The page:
ST. HELENA — St. Helena City Hall operations have moved to the former CDF building owned by the city at 1572 Railroad Ave. They will remain there well into January.
The City Hall was closed after a malfunctioning heating unit caused smoke damage Wednesday night. The building is undergoing smoke mitigation, air quality testing, and other remediation.
On Friday evening, Mayor Geoff Ellsworth said the Dec. 18 incident, combined with a sanitary sewer overflow earlier in the year that closed City Hall for three days make it “clear the current City Hall building is coming to the final stages of its useful life. This is occurring while our decision making process for new City Hall site selection is entering final stages over the next four to five months.”
The closure affects the workstations of 15 employees, but some are on vacation for the holidays, City Manager Mark Prestwich told the City Council during an emergency meeting on Thursday.
During remediation, eight employees from Finance, Planning & Building and the City Clerk’s office will work out of the city-owned building on Railroad Avenue, which already houses the Public Works Department. Two other staffers will work out of the firehouse.
The police station and other city buildings, including the St. Helena Public Library, remain open as usual.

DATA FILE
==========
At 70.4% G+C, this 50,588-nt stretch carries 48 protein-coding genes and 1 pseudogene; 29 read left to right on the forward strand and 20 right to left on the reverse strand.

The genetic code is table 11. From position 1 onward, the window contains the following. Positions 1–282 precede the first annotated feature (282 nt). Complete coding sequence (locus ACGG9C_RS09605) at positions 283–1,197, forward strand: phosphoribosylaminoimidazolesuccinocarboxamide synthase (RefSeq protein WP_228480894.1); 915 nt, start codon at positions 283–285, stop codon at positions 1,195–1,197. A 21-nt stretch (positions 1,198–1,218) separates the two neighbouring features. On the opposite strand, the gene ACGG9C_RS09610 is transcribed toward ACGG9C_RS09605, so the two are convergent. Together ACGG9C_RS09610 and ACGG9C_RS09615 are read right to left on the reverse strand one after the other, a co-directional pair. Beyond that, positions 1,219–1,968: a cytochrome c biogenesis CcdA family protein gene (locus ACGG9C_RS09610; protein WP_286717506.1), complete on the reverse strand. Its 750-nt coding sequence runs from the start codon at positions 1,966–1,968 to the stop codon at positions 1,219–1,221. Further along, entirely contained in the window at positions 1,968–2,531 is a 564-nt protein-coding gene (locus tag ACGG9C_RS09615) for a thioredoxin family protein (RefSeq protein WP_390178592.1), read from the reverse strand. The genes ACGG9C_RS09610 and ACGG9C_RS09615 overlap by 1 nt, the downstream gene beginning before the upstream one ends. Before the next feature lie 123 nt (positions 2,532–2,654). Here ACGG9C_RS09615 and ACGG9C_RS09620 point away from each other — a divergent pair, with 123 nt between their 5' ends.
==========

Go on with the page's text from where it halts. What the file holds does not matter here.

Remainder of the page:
The city’s insurance pool should cover the cost of repairs, Prestwich told the council. However, the city might have to pay all or part of a $10,000 deductible, and the claim might result in higher premiums in the future.
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The problem started when a blower in one of City Hall’s five HVAC units failed to activate, causing the system to overheat at about 10:30 p.m. Melting plastic produced heavy smoke that permeated the building.
The building’s smoke alarms didn’t go off for reasons that remain unclear, but Recreation Supervisor Stephanie Iacobacci noticed the smoke from Lyman Park and notified the fire department.
Firefighters got the situation under control, but they had to cut a hole in the ceiling and might have damaged some of the air ducts.
The building is being evaluated to determine the extent of the smoke damage and whether the incident might expose city workers to harmful substances like asbestos. It might be necessary to replace air ducts, ceiling tiles, insulation and drywall.
Prestwich said staff considered permanently moving staff to other city buildings, but determined it would be best to return to City Hall as soon as the building is safe.